Top 10 Storm-Watching Locations In Cornwall

As much as we hate to leave summer, the winter storms of Cornwall are inevitably coming in the nearing months. With the weather in the South-West known for being turbulent and unforgiving, it’s good to be aware of where the stormiest spots are, so you can happily watch from a distance. For the storm-chasers out there, we’ve got some of the best places for you, to follow the weather and watch the clouds cry out.

As exciting as storm-watching can be, it’s important to ensure that you stay safe during the unpredictable weather. Here are some of our top tips for putting yourself first, in these situations.

  1. Don’t go alone. Make sure you admire those blustery breezes with a friend, and don’t go by yourself. The storms of Cornwall can be quite tempestuous at times, especially along the coastline, so you’re going to want some support to keep your feet on the floor!
  2. Avoid going in the sea. Don’t try to go for a swim during a storm, if there are no lifeguards around. It’s certainly tempting to splash around and try your hand at surfing, when the waves are that colossal, but without a lifeguard on the lookout, it can be dangerous. Think of your safety first.
  3. Keep yourself dry and warm. Hopefully this one is self-explanatory, but make sure you bring some waterproofs and cosy clothes, as you don’t want to be catching a cold, after an exciting day of chasing the storms. If you need to, bring a change of clothes, so that you can go home, as snug as a bug.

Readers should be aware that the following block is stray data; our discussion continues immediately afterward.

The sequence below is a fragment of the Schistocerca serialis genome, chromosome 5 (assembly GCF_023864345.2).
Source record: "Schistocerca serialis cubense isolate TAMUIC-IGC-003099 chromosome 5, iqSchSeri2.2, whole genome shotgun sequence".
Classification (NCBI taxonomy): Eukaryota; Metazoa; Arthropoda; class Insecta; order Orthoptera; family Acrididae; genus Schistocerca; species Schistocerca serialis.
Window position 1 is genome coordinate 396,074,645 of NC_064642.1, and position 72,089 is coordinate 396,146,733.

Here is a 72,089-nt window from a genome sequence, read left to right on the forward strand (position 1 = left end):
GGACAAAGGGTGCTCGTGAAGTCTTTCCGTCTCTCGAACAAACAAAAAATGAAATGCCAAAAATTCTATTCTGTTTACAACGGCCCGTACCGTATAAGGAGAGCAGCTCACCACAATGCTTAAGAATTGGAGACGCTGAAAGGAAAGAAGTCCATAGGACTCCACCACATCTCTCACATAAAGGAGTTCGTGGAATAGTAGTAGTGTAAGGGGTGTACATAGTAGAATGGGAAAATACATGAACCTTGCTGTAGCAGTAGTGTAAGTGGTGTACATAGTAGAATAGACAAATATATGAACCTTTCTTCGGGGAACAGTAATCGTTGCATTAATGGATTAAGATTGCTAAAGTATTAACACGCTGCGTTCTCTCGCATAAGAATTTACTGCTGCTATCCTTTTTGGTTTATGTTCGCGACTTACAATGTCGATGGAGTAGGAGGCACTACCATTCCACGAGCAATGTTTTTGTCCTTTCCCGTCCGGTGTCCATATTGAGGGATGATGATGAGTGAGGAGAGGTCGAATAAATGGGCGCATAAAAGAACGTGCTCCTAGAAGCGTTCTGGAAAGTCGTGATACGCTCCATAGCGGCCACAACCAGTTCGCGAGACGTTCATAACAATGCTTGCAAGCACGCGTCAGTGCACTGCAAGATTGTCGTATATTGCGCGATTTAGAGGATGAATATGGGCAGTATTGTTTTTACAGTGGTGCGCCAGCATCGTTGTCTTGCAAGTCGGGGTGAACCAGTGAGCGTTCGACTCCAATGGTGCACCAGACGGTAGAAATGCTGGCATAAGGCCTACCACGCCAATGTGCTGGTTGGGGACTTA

4. Always check before leaving. Sometimes the storms are a little too powerful, so the coast guard and the Met Office suggest it’s best to stay inside. Although that’s disappointing, when you’re gearing up for an adventure, it’s better to stay safe and admire the wild weather from the warmth of your home.

Throughout the winter months, and even sometimes in summer, there are a number of storms that flush over Cornwall. Because the county is so close to the Atlantic Sea, the winds tend to be rapid and the rain is torrential. If you’re not much of a storm-explorer, then why not grab a hot chocolate in one of our Gems, with a sea view, and listen to the waves crash, whilst you’re snuggled in by the fire. But, maybe you’re feeling adventurous and want to explore wild Cornwall, as the weather is a little wobbly. Check out some of our favourite places to watch the storms pass by.